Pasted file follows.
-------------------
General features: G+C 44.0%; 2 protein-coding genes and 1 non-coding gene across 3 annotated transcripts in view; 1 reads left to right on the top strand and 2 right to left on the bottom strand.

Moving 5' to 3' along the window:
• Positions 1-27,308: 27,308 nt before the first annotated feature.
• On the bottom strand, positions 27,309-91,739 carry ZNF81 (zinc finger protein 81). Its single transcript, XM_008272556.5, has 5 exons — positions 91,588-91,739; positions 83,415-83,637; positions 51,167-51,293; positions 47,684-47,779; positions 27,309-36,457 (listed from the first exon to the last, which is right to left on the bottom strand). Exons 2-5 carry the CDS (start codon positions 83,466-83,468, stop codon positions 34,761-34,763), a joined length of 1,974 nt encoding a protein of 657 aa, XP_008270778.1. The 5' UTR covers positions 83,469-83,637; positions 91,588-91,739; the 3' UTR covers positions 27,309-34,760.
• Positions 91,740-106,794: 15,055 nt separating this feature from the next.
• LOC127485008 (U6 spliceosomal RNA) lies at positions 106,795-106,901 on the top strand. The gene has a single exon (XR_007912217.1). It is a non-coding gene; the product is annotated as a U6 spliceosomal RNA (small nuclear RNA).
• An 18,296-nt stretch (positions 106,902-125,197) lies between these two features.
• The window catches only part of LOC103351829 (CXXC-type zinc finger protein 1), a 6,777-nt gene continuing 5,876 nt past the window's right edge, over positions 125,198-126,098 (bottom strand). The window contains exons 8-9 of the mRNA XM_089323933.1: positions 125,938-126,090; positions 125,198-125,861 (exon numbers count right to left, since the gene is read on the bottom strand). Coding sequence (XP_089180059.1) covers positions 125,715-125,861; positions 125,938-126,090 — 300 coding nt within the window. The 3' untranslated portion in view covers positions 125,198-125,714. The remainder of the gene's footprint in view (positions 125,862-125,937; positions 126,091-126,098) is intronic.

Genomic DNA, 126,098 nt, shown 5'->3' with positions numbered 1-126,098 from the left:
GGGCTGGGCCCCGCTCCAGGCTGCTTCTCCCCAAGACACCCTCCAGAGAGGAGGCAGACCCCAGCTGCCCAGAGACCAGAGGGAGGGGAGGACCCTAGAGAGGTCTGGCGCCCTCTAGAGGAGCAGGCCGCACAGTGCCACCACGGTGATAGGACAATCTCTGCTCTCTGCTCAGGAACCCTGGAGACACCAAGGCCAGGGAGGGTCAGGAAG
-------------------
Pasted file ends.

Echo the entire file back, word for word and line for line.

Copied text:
General features: G+C 44.0%; 2 protein-coding genes and 1 non-coding gene across 3 annotated transcripts in view; 1 reads left to right on the top strand and 2 right to left on the bottom strand.

Moving 5' to 3' along the window:
• Positions 1-27,308: 27,308 nt before the first annotated feature.
• On the bottom strand, positions 27,309-91,739 carry ZNF81 (zinc finger protein 81). Its single transcript, XM_008272556.5, has 5 exons — positions 91,588-91,739; positions 83,415-83,637; positions 51,167-51,293; positions 47,684-47,779; positions 27,309-36,457 (listed from the first exon to the last, which is right to left on the bottom strand). Exons 2-5 carry the CDS (start codon positions 83,466-83,468, stop codon positions 34,761-34,763), a joined length of 1,974 nt encoding a protein of 657 aa, XP_008270778.1. The 5' UTR covers positions 83,469-83,637; positions 91,588-91,739; the 3' UTR covers positions 27,309-34,760.
• Positions 91,740-106,794: 15,055 nt separating this feature from the next.
• LOC127485008 (U6 spliceosomal RNA) lies at positions 106,795-106,901 on the top strand. The gene has a single exon (XR_007912217.1). It is a non-coding gene; the product is annotated as a U6 spliceosomal RNA (small nuclear RNA).
• An 18,296-nt stretch (positions 106,902-125,197) lies between these two features.
• The window catches only part of LOC103351829 (CXXC-type zinc finger protein 1), a 6,777-nt gene continuing 5,876 nt past the window's right edge, over positions 125,198-126,098 (bottom strand). The window contains exons 8-9 of the mRNA XM_089323933.1: positions 125,938-126,090; positions 125,198-125,861 (exon numbers count right to left, since the gene is read on the bottom strand). Coding sequence (XP_089180059.1) covers positions 125,715-125,861; positions 125,938-126,090 — 300 coding nt within the window. The 3' untranslated portion in view covers positions 125,198-125,714. The remainder of the gene's footprint in view (positions 125,862-125,937; positions 126,091-126,098) is intronic.

Genomic DNA, 126,098 nt, shown 5'->3' with positions numbered 1-126,098 from the left:
GGGCTGGGCCCCGCTCCAGGCTGCTTCTCCCCAAGACACCCTCCAGAGAGGAGGCAGACCCCAGCTGCCCAGAGACCAGAGGGAGGGGAGGACCCTAGAGAGGTCTGGCGCCCTCTAGAGGAGCAGGCCGCACAGTGCCACCACGGTGATAGGACAATCTCTGCTCTCTGCTCAGGAACCCTGGAGACACCAAGGCCAGGGAGGGTCAGGAAG